United Church, Craftsbury Common, VT

Project Overview

We had the privilege of sub-contracting this project for Jan Lewandoski during the summer of 2006.  The church was constructed in 1816.  The steeple of the church had suffered from years of water damage.  The base of the spire had been completely destroyed by rot.  The 8×8 timbers that make up the base of the spire had been sistered with additional 8×8 timbers that had also rotten completely.  The roofing material covering the spire base had failed and allowed water to infiltrate.  Previous efforts to shore up the steeple, a few decades earlier, ultimately exacerbated the problem and accelerated the deterioration by using a rubber membrane underneath of the roofing material and around the base of the spire.  The rubber membrane actually trapped water in with devastating consequences.

We removed the spire from the church and completely dismantled it.  None of the timbers in the base were salvageable.  The feet of the spire rafters were also damaged but we were able to repair them all.  The top of the spire mast that protrudes above the rafters had been removed decades earlier and been replaced with an aluminum replica visibly attached to the exterior of the spire with long metal plates and bolts.  Using old photographs of the church we were able to determine that the details of the astragal molding on the spire and slight entasis of the mast had been lost in the previous efforts to restore the steeple.  Our good friend Michael Cotroneo scarfed on a new mast top and custom milled all of the molding to match the old photographs.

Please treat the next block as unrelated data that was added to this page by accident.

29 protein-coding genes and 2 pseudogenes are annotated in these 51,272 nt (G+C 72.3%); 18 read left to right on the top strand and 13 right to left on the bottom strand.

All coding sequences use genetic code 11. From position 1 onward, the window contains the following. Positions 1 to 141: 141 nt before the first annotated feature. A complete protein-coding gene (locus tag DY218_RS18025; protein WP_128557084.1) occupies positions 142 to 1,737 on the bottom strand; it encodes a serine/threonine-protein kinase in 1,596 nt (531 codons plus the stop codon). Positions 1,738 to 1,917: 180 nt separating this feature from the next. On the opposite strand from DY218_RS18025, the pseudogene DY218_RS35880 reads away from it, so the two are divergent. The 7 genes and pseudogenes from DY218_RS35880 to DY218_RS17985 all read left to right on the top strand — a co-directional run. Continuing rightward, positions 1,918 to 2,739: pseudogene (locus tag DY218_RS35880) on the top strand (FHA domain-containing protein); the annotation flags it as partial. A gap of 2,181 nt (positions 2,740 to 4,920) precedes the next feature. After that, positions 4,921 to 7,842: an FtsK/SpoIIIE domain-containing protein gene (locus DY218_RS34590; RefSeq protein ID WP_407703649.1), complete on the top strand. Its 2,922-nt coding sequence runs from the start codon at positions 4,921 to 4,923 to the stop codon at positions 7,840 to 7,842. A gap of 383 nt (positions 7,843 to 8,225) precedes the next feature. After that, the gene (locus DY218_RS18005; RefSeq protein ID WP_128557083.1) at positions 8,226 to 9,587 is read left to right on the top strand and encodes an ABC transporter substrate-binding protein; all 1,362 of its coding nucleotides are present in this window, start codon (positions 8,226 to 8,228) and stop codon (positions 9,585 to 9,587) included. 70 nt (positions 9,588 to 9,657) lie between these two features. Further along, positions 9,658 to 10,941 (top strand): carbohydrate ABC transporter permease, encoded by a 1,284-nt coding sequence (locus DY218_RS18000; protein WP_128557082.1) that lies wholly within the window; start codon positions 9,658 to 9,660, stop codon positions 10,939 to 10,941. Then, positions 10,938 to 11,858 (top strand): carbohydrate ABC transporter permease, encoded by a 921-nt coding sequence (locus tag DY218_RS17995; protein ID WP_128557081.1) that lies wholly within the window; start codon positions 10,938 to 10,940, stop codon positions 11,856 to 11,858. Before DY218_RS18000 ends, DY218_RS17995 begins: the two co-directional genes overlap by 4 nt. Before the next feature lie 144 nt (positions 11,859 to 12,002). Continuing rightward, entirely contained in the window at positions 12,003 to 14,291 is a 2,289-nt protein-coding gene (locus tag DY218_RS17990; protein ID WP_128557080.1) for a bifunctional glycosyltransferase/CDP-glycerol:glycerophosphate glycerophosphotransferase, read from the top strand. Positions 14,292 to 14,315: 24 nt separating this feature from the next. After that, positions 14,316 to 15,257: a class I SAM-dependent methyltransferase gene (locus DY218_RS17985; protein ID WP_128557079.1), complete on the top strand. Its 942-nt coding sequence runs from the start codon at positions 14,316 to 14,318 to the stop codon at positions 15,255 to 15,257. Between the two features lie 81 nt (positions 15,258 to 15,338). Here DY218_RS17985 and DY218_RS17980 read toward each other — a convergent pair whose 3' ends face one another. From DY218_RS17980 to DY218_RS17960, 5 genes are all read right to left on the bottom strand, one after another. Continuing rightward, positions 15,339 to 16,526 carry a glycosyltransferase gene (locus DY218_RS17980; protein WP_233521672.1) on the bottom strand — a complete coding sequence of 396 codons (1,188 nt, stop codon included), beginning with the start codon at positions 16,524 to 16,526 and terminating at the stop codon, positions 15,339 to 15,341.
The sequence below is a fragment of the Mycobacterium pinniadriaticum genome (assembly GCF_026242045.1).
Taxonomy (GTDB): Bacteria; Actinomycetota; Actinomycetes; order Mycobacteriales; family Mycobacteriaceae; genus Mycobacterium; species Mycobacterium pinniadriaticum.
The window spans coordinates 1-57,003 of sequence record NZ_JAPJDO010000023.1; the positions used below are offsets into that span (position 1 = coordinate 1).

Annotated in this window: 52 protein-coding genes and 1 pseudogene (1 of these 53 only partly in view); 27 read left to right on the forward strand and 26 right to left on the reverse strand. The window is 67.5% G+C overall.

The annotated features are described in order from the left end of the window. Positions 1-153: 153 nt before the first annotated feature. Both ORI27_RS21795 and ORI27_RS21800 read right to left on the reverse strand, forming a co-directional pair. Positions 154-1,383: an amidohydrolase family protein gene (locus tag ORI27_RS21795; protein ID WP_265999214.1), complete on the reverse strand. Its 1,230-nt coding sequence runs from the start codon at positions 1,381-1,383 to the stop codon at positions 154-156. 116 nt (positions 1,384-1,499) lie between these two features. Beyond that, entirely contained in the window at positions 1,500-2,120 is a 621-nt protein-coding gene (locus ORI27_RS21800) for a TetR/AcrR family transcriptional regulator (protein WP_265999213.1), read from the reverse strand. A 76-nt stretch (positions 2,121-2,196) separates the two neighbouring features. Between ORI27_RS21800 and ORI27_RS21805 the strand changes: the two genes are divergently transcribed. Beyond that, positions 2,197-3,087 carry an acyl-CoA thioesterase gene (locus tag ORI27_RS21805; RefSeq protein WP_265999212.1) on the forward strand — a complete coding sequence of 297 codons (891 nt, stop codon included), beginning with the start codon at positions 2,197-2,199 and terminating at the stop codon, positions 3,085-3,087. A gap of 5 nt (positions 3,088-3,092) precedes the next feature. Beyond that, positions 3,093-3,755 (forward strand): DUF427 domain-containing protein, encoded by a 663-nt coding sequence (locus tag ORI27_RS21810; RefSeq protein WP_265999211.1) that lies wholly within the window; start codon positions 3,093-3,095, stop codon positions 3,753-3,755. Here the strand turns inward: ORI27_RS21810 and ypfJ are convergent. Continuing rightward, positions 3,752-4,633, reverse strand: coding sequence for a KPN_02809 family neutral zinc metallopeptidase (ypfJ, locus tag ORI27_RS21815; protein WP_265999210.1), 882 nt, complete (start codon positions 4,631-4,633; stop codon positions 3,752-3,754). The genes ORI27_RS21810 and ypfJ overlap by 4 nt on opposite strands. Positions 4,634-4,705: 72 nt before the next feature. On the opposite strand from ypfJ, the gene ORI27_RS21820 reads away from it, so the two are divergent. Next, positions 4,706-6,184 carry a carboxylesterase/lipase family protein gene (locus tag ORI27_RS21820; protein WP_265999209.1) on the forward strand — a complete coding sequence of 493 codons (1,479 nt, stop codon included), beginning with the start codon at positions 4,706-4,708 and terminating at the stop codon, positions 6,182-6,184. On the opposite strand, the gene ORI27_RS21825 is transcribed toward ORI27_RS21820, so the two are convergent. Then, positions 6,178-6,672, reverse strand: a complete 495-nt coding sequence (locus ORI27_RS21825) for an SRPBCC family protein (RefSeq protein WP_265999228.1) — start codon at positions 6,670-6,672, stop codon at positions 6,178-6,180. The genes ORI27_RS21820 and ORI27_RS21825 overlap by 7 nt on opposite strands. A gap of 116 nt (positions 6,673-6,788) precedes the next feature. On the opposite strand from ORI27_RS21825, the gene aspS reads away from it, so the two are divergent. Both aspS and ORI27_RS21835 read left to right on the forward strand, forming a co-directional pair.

After making the new spire base and repairing all of the rafter feet we rebuilt the spire on the ground.  The spire was painted, and the custom metal roof was installed.  The weathervane was reconfigured for the original mast style and installed.  Before placing the spire back atop the steeple, the post tops and braces needed to be repaired.  Most of the tenons that engaged the spire base were rotted and required repair.  The intersection of two of the plate timbers and a post top in the lower tower also required a fair amount of repair.  After scarfing in new timber to the plates and free-tenoning the post top we finally lifted the spire back into place and buttoned up the steeple.

One of the really interesting aspects of this project was the discovery that the first incarnation of the steeple had quite a different configuration.  Mortises inside of the towers indicated an octagonal arrangement of posts protruding through the bell deck.  Additional evidence of a different arrangement of the steeple was found between the lower telescoping tower and the plinth.  Clapboards and trim can be seen here with evidence of having spent many years exposed to the elements in addition to what appeared to be burn marks.  Perhaps the original steeple had been destroyed by lightening?  Historic documentation and photographs from the centennial celebration of the church gave no indication of any other configuration of the steeple.  We love a good mystery!

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